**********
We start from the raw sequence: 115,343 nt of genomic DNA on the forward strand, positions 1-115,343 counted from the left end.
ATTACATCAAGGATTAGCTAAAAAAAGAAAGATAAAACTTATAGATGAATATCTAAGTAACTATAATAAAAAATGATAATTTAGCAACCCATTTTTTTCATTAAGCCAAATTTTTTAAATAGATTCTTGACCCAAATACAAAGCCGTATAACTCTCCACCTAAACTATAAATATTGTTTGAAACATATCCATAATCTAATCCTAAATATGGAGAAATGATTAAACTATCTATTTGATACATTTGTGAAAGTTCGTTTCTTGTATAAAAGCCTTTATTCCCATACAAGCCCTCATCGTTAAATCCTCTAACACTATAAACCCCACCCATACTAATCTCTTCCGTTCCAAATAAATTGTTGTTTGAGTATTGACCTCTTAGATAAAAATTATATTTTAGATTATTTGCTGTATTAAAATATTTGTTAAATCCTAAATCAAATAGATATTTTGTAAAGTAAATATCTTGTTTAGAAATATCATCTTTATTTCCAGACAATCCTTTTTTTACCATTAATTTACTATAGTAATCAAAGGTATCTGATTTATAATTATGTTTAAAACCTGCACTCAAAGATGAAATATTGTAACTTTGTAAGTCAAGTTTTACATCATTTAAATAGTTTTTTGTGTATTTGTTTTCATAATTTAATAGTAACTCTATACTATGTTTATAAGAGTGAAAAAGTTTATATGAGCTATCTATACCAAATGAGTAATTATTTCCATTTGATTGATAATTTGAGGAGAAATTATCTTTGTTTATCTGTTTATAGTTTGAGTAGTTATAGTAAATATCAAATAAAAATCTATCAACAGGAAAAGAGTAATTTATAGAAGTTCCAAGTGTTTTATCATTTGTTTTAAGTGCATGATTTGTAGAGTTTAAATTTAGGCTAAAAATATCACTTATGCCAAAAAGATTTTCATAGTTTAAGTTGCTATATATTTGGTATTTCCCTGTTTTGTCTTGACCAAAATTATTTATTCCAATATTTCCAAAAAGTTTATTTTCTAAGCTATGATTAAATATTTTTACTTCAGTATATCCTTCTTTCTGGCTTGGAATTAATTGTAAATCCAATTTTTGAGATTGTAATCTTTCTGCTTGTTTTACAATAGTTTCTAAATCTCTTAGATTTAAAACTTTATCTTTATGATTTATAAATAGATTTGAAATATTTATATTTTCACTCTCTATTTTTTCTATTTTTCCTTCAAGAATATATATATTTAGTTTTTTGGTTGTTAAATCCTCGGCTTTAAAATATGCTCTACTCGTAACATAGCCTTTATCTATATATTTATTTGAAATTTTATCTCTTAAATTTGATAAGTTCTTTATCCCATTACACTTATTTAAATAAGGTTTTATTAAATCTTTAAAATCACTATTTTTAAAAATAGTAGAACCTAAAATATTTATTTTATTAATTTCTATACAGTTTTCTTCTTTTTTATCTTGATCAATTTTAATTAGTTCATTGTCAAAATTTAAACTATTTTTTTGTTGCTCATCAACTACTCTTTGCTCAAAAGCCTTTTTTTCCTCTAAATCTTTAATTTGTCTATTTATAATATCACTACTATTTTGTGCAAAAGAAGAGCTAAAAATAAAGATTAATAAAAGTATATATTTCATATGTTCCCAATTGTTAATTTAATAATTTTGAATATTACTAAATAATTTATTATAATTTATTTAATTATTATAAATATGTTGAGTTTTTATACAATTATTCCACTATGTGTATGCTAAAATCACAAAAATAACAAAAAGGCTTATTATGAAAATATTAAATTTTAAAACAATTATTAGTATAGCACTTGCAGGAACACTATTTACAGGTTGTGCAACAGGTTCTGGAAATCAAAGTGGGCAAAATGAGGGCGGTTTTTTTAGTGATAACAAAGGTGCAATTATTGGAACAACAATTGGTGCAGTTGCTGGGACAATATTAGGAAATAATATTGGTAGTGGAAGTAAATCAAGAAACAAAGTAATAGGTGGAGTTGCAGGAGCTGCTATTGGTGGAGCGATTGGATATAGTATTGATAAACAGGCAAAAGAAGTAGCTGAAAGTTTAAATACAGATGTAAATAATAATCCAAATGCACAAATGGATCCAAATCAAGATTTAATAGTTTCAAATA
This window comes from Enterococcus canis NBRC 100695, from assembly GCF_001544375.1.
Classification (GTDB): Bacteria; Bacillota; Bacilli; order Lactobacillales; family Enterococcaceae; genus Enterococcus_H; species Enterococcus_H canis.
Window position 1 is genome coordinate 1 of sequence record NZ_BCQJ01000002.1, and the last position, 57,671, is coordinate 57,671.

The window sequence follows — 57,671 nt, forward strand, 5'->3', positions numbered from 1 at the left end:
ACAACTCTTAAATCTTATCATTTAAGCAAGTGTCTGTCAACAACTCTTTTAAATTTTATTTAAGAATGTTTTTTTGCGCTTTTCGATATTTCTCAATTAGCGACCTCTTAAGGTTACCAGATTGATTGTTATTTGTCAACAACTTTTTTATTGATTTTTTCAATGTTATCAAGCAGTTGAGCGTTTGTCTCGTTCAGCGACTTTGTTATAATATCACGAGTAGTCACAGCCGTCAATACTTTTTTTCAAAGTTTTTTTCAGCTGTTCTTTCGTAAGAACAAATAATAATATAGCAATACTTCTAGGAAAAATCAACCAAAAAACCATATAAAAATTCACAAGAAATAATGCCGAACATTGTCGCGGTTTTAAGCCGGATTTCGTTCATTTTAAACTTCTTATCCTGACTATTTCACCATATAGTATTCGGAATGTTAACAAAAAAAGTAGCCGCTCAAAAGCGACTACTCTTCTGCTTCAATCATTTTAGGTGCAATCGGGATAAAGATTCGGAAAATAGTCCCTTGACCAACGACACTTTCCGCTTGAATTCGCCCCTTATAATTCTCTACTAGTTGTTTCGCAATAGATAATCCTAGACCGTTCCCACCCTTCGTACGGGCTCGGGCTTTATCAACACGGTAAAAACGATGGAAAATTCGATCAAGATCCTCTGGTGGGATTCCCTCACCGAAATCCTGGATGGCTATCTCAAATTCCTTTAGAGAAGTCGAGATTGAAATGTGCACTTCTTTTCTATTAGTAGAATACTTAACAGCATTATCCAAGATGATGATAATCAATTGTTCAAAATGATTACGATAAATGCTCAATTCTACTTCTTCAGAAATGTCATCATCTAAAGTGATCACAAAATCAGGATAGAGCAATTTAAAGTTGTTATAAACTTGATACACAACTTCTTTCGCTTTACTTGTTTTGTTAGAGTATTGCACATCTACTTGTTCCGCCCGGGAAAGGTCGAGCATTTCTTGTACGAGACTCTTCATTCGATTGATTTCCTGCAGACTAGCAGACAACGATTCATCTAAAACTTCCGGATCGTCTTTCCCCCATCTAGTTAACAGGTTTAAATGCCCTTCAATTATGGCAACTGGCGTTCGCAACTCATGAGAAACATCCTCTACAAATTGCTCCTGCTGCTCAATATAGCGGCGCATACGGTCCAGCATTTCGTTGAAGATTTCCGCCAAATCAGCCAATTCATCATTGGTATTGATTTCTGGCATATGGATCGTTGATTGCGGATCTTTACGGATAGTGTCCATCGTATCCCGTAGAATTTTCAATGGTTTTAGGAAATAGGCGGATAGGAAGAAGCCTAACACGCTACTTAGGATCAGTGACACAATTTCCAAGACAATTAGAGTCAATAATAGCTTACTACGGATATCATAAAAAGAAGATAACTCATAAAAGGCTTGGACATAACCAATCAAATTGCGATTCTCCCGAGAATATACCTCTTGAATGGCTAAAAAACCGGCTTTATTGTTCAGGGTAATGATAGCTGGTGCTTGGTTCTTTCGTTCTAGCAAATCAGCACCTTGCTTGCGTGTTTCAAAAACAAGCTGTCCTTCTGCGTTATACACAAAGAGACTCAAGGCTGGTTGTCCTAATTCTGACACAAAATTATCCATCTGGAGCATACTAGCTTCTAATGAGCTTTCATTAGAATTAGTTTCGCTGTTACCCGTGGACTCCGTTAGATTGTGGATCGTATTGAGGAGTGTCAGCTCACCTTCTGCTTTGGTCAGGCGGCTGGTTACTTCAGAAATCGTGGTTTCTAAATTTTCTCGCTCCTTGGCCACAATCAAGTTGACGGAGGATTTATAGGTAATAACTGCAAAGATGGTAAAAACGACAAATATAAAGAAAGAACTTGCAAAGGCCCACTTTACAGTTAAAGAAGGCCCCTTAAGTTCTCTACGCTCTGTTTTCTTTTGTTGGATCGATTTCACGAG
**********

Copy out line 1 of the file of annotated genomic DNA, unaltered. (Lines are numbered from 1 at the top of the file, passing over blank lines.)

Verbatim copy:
We start from the raw sequence: 115,343 nt of genomic DNA on the forward strand, positions 1-115,343 counted from the left end.